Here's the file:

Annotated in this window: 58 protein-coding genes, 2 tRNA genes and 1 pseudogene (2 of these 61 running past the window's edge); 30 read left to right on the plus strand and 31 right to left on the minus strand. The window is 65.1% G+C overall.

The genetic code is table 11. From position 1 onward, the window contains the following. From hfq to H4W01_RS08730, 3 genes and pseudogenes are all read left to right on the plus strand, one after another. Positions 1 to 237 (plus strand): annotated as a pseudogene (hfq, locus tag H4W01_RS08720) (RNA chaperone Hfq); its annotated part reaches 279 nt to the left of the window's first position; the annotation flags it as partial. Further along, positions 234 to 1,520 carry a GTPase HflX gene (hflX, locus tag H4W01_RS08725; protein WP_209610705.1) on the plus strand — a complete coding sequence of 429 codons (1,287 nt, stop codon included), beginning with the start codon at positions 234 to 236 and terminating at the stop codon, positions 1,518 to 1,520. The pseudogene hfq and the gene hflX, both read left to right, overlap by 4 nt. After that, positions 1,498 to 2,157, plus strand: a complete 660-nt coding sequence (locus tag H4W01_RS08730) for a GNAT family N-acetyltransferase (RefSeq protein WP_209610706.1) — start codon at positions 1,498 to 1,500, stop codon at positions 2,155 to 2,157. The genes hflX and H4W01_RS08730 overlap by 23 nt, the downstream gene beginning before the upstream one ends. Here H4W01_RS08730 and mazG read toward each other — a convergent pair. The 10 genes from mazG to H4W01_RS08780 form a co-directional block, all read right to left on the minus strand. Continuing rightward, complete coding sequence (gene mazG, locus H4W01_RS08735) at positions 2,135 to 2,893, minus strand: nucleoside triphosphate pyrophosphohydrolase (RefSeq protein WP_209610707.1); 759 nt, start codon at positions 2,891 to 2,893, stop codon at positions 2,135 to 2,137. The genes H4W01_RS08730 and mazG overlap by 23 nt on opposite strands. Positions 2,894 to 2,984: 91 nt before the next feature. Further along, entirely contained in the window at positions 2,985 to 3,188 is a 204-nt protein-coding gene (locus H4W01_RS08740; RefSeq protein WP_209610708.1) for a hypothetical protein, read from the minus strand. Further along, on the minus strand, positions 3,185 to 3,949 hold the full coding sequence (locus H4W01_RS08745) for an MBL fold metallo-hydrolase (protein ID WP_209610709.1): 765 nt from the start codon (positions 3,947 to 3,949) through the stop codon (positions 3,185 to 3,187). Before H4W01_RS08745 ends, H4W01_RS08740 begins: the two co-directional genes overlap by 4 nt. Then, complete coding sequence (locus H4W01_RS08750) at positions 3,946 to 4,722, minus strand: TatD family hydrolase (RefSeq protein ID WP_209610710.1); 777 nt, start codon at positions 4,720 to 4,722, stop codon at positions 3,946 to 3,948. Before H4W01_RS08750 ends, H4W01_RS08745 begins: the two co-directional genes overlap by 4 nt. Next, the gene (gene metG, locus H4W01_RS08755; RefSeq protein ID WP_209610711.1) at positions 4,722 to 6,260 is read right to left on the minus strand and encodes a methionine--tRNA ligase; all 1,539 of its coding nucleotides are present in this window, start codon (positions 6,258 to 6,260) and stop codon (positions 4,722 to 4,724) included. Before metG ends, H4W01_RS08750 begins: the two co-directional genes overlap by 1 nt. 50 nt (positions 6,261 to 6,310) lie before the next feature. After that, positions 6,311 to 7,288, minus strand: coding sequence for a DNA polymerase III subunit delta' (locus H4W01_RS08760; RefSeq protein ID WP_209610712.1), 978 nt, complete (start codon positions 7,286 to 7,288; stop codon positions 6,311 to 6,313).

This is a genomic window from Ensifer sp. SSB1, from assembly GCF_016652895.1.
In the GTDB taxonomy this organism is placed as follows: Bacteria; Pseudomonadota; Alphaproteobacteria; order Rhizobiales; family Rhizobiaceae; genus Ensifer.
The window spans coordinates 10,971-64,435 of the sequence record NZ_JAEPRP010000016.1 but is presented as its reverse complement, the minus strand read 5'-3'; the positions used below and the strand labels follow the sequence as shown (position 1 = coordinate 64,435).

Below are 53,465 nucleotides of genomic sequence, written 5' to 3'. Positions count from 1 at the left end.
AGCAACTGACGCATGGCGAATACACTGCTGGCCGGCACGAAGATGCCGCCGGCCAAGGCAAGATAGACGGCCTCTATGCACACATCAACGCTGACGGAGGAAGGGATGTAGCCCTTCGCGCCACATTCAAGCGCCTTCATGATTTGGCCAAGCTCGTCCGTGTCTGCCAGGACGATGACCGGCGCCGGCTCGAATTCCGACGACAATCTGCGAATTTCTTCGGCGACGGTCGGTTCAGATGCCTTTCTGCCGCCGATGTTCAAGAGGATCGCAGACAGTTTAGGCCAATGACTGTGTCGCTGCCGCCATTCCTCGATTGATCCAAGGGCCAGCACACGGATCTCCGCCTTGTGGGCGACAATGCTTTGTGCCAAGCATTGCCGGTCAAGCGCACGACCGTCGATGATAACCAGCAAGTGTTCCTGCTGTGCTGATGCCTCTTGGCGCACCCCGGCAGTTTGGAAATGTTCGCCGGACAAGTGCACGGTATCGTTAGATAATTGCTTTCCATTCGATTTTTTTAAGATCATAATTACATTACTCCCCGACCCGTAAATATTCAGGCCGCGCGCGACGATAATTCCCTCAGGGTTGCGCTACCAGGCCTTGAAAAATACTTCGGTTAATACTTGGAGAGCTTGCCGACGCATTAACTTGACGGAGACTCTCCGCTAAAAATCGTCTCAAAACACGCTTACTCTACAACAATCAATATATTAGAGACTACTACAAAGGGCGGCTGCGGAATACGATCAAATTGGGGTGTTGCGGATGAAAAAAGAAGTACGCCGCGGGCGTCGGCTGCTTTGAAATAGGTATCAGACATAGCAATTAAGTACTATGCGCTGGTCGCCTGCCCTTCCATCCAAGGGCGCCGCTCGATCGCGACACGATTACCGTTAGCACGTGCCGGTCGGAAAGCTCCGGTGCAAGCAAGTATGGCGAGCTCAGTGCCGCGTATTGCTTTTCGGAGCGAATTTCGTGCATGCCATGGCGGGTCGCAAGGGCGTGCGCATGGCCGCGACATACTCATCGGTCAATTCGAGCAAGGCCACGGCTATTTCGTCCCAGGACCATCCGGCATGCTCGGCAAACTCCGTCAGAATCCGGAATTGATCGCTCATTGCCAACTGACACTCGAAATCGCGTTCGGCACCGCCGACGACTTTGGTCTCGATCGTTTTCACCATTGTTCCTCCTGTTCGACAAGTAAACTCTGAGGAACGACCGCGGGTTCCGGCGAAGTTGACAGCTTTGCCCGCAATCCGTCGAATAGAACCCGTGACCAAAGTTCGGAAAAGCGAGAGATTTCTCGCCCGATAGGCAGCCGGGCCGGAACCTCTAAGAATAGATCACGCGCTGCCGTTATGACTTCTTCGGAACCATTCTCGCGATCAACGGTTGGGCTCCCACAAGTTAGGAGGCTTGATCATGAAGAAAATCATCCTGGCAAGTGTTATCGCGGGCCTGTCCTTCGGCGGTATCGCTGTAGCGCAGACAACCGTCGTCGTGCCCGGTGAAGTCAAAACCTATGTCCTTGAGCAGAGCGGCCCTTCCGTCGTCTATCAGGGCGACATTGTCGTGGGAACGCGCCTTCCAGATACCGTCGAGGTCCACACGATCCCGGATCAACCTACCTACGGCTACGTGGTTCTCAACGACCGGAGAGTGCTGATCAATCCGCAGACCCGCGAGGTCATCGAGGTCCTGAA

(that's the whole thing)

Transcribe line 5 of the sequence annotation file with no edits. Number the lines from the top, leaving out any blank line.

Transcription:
The window spans coordinates 10,971-64,435 of the sequence record NZ_JAEPRP010000016.1 but is presented as its reverse complement, the minus strand read 5'-3'; the positions used below and the strand labels follow the sequence as shown (position 1 = coordinate 64,435).